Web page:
Asclepias The Milkweeds
Essays | $14.95
paperback, 96 pages, 4 1/2 x 7 in
Publication Date: 2015
ISBN: 978-1-937658-39-7

A dynamic new collection of essays on the precarious nature of translation and representation.

The talks gathered in Asclepias: The Milkweeds are all concerned with discrepancy and extinction. Polylingual and transdisciplinary, each essay addresses translation as a form of disagreement and photography as its mis-fitting corollary. Calling up an indiscriminate range of thinkers and artists—philosophers, composers, photographers, filmmakers, poets—including Ludwig Wittgenstein, Jacques Derrida, Dmitri Shostakovich, Galina Ustvolskaya, Sergio Larraín, Günther Anders, Alejandra Pizarnik, Antonin Artaud, and Friedrich Hölderlin, among many others, the resultant montage repeatedly abandons the reader to an empty, incriminating, theatre.

The genus that presides over these texts, intended as talks but songlike and dense as to allure absorption over and over, is the milkweed: a hermaphroditic plant whose seeds, each carried by its coma, are borne by wind to be received as tonic, purgative, pillow, sponge of oil spills. Asclepias; the Greek god of healing who calls in the night to warn of the fire of what escapes nomination, but demands recognition. Signification and its wake, translations from encounter and resistance to word and film find here their ardent and persistently trenchant oscillations. Jennifer Scappettone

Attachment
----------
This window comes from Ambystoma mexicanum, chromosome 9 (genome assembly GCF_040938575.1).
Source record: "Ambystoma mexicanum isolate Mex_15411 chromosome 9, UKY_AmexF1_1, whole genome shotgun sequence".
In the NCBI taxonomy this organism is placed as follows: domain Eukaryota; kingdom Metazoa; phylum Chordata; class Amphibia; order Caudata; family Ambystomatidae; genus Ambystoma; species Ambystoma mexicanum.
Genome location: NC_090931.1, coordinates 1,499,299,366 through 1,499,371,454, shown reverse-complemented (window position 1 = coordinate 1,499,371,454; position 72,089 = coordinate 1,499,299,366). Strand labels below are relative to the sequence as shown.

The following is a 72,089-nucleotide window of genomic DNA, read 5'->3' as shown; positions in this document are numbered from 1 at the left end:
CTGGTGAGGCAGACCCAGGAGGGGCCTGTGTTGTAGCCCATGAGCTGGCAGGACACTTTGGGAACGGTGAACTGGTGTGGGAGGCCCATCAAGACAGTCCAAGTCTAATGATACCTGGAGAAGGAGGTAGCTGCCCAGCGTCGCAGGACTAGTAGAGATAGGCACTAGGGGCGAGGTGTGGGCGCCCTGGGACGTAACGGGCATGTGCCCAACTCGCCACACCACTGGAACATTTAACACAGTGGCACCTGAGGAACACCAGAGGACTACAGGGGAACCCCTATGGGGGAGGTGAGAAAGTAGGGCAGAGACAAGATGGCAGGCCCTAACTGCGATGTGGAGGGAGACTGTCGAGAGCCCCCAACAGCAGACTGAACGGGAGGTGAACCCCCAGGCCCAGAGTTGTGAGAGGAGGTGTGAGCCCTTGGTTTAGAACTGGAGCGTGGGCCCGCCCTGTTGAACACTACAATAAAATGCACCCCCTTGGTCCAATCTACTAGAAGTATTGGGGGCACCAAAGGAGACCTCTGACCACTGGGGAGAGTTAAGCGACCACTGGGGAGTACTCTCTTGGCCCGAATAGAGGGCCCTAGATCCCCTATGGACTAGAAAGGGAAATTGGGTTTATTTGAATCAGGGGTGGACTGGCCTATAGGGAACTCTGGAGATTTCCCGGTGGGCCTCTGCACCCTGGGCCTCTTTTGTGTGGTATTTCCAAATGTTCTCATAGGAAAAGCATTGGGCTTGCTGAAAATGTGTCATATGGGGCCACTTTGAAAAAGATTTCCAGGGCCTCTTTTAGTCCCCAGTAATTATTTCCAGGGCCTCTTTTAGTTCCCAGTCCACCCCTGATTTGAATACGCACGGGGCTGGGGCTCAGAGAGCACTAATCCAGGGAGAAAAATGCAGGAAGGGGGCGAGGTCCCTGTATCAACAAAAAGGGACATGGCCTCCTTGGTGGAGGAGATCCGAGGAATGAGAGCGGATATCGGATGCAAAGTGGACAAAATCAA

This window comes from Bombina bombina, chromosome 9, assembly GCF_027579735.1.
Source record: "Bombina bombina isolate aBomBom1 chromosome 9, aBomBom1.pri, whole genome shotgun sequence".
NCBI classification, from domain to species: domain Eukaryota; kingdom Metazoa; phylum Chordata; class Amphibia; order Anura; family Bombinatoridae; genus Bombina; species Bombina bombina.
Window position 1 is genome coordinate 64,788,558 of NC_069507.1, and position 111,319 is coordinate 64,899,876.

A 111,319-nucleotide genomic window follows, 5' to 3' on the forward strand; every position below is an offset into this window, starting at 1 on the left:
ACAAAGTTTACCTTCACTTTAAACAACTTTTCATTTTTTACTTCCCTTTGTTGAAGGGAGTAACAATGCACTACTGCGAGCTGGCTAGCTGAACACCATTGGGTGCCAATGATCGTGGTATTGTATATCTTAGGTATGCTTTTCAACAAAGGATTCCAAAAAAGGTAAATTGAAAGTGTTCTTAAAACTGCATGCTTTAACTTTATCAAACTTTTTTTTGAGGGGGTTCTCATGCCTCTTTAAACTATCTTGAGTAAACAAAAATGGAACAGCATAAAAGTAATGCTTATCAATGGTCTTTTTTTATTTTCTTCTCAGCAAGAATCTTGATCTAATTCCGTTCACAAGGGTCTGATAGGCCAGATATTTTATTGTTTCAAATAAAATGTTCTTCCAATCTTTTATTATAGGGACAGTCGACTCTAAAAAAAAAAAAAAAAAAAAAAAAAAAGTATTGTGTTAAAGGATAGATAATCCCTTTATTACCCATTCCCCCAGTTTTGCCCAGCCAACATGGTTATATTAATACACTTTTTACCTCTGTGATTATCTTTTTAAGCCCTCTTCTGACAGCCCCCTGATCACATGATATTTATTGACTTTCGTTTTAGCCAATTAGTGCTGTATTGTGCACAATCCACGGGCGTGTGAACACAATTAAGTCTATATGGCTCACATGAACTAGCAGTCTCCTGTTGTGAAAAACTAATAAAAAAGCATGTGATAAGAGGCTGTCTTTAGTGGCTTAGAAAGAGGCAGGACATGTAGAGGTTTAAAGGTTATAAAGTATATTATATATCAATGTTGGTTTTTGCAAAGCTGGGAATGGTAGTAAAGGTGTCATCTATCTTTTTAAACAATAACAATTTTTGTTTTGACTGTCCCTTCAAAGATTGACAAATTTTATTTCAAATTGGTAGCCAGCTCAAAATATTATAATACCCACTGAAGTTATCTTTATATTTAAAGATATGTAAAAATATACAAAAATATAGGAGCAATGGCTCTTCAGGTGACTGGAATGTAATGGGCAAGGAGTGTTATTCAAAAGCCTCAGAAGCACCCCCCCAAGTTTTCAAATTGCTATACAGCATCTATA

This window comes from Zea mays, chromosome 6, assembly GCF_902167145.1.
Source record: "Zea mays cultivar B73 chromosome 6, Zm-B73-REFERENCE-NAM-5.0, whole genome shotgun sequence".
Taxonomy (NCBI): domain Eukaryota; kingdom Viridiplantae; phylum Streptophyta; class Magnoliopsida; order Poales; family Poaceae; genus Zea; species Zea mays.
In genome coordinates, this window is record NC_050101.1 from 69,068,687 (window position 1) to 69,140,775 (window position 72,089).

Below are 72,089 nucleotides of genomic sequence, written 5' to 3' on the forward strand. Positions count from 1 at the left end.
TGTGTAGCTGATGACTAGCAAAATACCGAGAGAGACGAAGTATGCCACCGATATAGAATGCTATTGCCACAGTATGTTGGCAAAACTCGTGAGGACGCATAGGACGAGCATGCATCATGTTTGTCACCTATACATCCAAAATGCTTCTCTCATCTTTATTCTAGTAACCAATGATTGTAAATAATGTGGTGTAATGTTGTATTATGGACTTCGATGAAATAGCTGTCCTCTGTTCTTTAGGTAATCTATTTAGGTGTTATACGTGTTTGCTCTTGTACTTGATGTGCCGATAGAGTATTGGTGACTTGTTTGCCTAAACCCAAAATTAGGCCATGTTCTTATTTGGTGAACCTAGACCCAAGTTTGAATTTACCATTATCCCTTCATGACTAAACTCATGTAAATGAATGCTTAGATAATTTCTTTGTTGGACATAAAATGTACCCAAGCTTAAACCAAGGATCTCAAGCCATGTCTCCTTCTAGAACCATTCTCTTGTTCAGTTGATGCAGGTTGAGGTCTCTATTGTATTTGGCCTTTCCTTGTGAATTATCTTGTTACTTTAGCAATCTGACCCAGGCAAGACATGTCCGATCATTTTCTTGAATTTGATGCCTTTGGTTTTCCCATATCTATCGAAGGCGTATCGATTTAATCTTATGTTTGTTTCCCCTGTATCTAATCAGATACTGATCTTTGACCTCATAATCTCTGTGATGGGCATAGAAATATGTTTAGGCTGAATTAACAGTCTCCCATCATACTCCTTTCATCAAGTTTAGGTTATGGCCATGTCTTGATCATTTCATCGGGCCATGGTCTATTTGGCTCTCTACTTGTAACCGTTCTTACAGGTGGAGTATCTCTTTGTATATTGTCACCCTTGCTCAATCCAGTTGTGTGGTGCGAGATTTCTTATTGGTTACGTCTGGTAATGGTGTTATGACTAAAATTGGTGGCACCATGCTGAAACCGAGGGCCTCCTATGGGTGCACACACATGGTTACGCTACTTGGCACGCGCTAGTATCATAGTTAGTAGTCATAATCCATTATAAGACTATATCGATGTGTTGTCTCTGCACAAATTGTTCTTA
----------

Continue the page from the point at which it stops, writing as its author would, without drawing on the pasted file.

What happens when the tongue is split by languages? It will resound with Hölderlin’s lallen und lallen, the original stammer that lives in the doubled echo, the queen’s caesura. From between those commissures a stream of inkblood makes visionary poetics and translating that is writing, possible. Nathanaël is that rare contemporary whose work exactly rides this cesarian caesura whose “oblique intimacies” touch texts in their misalignments, there where the partitioning of bodies becomes the parturition of new writing. This is a visionary book that will read you thoroughly, mon lecteur, non-semblable. Pierre Joris